It must be said that the book’s special charm lies in the playful and whimsical paper cutout art that is a Flores’ trademark.
The title “Pitong Tsinelas” deliberately uses an odd number for the slippers to strengthen its theme of inclusivity and convey basic counting skills for the beginning reader. There is a seventh slipper, an odd one out.
The characters in the story are the seven slippers in various styles and degree of use.
We never meet the children wearing them as they go through their day—crossing the street, walking in floodwaters, wearing out their slippers in the process. Yet how successfully the slippers convey what it means to include, rather than exclude playmates.
The book pages tell us of slippers/children going here and there—with the seventh slipper awaiting a playmate. But the six slippers chorus, no matter if you are alone or whatever your slippers are, “Halina’t maglaro na tayo!”
That the book addresses a young reader’s possible difficulties in the very act of reading itself is shown in the thoughtful note that the font used is OpenDyslexic, designed by Abelardo Gonzales to lessen reading mistakes due to dyslexia.
Facts and trivia
“Cashaysayan: A History of Philippine Money” by Michelline Suarez, Joonee Garcia, Divine Reyes, illustrated by Benjor Catindig (Tahanan Books for Young Readers, 2018) is the second in the highly popular Halo-Halo Histories and is intended for independent readers.
The first book, “A Lolong Time Ago,” was also a Best Read in the 2018 NCBA. How can books using attention-drawing clever puns be ignored by our device-crazed youth?
One can’t help but smile over the chapter titles which set the conversational and friendly tone of the book: “Moolah Mula sa Maynila: A Coin-fusing Time,” “Change IS Coming to Your Change,” “Perang Proudly Pinoy.”
It is an entertaining, informative read as important facts and interesting trivia are boxed for emphasis and the illustrations break up what would be text-heavy pages.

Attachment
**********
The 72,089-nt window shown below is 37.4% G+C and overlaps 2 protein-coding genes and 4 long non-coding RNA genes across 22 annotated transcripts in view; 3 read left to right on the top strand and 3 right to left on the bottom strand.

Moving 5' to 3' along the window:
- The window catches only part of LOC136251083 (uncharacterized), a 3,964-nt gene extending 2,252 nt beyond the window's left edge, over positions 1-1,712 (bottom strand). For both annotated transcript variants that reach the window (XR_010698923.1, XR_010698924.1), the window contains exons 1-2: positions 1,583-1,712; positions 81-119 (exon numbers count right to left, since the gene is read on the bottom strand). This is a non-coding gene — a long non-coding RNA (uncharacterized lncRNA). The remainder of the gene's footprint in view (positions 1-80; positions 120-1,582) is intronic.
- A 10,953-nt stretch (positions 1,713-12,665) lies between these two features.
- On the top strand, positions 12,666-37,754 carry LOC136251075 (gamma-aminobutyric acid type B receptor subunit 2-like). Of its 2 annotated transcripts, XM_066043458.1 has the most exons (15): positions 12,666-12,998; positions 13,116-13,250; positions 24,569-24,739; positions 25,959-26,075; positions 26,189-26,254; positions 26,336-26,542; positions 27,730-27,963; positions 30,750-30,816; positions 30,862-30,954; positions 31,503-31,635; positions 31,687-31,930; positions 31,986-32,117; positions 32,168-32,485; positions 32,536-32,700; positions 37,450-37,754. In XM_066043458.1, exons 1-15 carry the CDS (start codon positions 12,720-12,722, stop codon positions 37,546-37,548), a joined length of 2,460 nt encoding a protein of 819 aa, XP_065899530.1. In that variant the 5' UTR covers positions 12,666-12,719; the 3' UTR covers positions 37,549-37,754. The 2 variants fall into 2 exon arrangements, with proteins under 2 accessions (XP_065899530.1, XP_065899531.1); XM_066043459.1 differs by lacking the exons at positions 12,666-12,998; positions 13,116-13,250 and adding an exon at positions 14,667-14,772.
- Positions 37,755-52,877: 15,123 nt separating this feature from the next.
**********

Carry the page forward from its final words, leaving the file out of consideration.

Consider these facts: Out of 110 galleons that traveled the Manila-Acapulco route, 102 were built in the Philippines, mostly in Cavite; early Chinese coins with square holes were called caz, possibly the origin of today’s cash; the Yamashita gold that has yet to be found or has it been already unearthed?
There are photographs inviting the reader to look closely for given details and clues as the 1865 Pesos Fuertes. There are colored pages of historical figures who have appeared on our currency showing Tandang Sora, described as sari-sari store owner by day, secret agent by night, as the first Filipino woman to appear on a Philippine banknote.
The pages presenting our current and fairly recent bills by color are helpful guides, segueing into how to spot fake bills. The history ends addressing today’s generation on how to handle money, live and work well, for who knows, your face may appear on a bill one day.
From the cited sources, one sees and appreciates how information in “adult” volumes and historical narratives have been respectfully and carefully distilled for the audience that “Cashaysayan” addresses.
Kudos to the Halo-Halo Histories team for caring enough about Philippine history and offering it to the younger generation in such a palatable, humorous and unorthodox manner. How I wish I had learned history this way. —CONTRIBUTED INQ